Utah Education Policy Center. (2012). Research brief: Chronic absenteeism. Salt Lake City: Author. Retrieved from

From the research brief: “This research brief focuses on Chronic Absenteeism (CA) in Utah public schools. We address:

  • The students who are most likely to be chronically absent
  • A demographic profile of chronically absent students
  • Patterns in chronic absenteeism over time
  • Relationships between chronic absenteeism and lower standardized test scores
  • Relationships between chronic absenteeism and dropping out
  • The extent to which grade point average (GPA) mediates the relationship between chronic absenteeism and dropping out.”

Relevant Resources to Consult

Attendance Works

From the website: “Attendance Works is a national and state initiative that promotes better policy and practice around school attendance. We promote tracking chronic absence data for each student beginning in kindergarten, or ideally earlier, and partnering with families and community agencies to intervene when poor attendance is a problem for students or schools.”

REL West at WestEd (Every Day Counts Policy Forum, September 18, 2014) –

From the website: “Sponsored by the Utah State Office of Education and REL West at WestEd, this forum for education decision-makers and policymakers explored ways to decrease student chronic absence from school to improve their outcomes. Learning from research and practice, participants worked together to develop and recommend effective and supportive attendance policies at the state and local levels.”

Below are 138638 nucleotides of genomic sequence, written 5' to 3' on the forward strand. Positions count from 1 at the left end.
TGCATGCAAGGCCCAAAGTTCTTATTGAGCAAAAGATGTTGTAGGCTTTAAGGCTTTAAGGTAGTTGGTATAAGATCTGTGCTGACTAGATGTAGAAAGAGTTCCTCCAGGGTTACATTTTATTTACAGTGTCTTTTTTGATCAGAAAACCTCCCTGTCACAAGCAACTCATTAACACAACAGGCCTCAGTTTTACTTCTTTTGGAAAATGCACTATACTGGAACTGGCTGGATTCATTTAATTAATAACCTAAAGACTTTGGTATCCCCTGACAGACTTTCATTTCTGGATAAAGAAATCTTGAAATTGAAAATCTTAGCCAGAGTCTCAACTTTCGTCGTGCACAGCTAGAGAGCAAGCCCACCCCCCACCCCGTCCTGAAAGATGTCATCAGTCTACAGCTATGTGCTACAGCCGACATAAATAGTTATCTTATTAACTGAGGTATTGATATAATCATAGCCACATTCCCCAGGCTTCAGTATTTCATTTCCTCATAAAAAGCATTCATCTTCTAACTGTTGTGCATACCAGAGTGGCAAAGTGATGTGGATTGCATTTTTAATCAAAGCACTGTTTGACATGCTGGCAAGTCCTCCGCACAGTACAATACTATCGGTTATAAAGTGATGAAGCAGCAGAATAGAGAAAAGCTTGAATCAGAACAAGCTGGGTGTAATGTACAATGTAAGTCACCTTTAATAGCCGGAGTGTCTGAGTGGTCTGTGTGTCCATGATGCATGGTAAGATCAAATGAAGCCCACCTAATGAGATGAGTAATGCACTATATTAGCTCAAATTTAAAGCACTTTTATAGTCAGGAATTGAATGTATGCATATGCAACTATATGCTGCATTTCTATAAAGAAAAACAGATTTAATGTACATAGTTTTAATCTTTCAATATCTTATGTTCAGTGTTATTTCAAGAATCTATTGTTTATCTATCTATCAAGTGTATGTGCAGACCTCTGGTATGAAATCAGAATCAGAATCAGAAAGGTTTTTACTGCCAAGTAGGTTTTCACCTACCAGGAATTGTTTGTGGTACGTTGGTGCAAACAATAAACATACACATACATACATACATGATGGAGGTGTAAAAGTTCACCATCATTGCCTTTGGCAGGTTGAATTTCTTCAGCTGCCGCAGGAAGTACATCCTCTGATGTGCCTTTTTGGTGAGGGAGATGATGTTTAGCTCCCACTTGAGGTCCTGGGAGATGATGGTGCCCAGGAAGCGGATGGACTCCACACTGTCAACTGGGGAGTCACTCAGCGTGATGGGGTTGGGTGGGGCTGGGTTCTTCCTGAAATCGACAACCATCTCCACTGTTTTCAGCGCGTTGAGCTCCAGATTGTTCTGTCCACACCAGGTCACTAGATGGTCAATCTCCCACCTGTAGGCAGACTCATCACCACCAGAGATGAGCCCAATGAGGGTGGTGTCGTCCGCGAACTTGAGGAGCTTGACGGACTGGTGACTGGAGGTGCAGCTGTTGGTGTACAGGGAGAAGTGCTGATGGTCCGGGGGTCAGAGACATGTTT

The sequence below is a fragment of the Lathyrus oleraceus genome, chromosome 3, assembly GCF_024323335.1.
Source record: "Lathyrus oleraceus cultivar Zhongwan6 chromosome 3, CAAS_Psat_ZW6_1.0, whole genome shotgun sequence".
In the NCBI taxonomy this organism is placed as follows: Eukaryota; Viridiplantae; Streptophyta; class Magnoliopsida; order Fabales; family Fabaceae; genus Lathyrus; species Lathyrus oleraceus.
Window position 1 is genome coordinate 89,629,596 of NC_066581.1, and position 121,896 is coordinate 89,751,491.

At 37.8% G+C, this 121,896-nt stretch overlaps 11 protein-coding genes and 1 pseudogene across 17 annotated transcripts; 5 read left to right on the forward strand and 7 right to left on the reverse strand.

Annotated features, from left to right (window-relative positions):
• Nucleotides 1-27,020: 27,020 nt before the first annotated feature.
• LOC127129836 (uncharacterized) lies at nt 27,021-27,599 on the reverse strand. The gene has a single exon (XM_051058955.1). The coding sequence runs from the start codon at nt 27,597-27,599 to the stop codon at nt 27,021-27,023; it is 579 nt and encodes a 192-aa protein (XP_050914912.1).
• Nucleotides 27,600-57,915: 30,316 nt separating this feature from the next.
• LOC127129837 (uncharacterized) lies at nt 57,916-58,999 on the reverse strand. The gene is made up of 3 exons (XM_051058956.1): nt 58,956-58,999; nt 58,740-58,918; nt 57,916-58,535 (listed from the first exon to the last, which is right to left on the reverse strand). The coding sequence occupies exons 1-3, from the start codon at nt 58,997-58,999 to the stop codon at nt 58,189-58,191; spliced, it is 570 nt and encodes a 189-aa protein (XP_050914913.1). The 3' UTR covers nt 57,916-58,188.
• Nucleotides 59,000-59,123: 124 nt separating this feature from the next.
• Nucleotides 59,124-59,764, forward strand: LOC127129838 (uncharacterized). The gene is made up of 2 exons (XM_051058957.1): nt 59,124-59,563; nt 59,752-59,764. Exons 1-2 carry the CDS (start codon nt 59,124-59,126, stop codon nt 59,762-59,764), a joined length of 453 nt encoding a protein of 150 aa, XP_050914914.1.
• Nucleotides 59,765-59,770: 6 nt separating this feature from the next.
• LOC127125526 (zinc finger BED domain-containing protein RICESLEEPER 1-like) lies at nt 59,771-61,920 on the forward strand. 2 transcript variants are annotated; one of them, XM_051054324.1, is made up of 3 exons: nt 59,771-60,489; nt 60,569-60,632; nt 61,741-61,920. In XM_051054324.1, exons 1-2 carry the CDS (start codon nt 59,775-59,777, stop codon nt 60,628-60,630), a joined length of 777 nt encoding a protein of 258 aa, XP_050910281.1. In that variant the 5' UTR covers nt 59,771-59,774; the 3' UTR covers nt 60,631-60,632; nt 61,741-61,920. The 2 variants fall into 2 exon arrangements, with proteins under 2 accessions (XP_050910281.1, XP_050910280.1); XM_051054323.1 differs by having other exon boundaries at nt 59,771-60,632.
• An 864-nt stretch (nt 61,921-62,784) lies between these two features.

REL West at WestEd (Every Day Counts Event, September 26, 2013) –

From the website: “Over 160 Utah educators, policymakers, and community members spent a day working together to ensure that all Utah students benefit from attending school regularly. The goals of the event were for participants to:

  • Develop an awareness of the consequences of chronic absenteeism for student outcomes, particularly as they relate to students in Utah; and
  • Explore strategies that can be employed at the site or district level to increase attendance and mitigate the effects of chronic absenteeism.

Following opening remarks by Martell Menlove, State Superintendent of Public Instruction, and Karl Wilson, Director of Special and Federal Programs at the Utah State Office of Education (USOE), the audience heard national attendance expert Hedy Chang, Director of Attendance Works, frame the issue of chronic absenteeism and its impact on student outcomes and offer ideas for taking action to reduce chronic absence.”


Keywords and Search Strings

The following keywords and search strings were used to search the reference databases and other sources: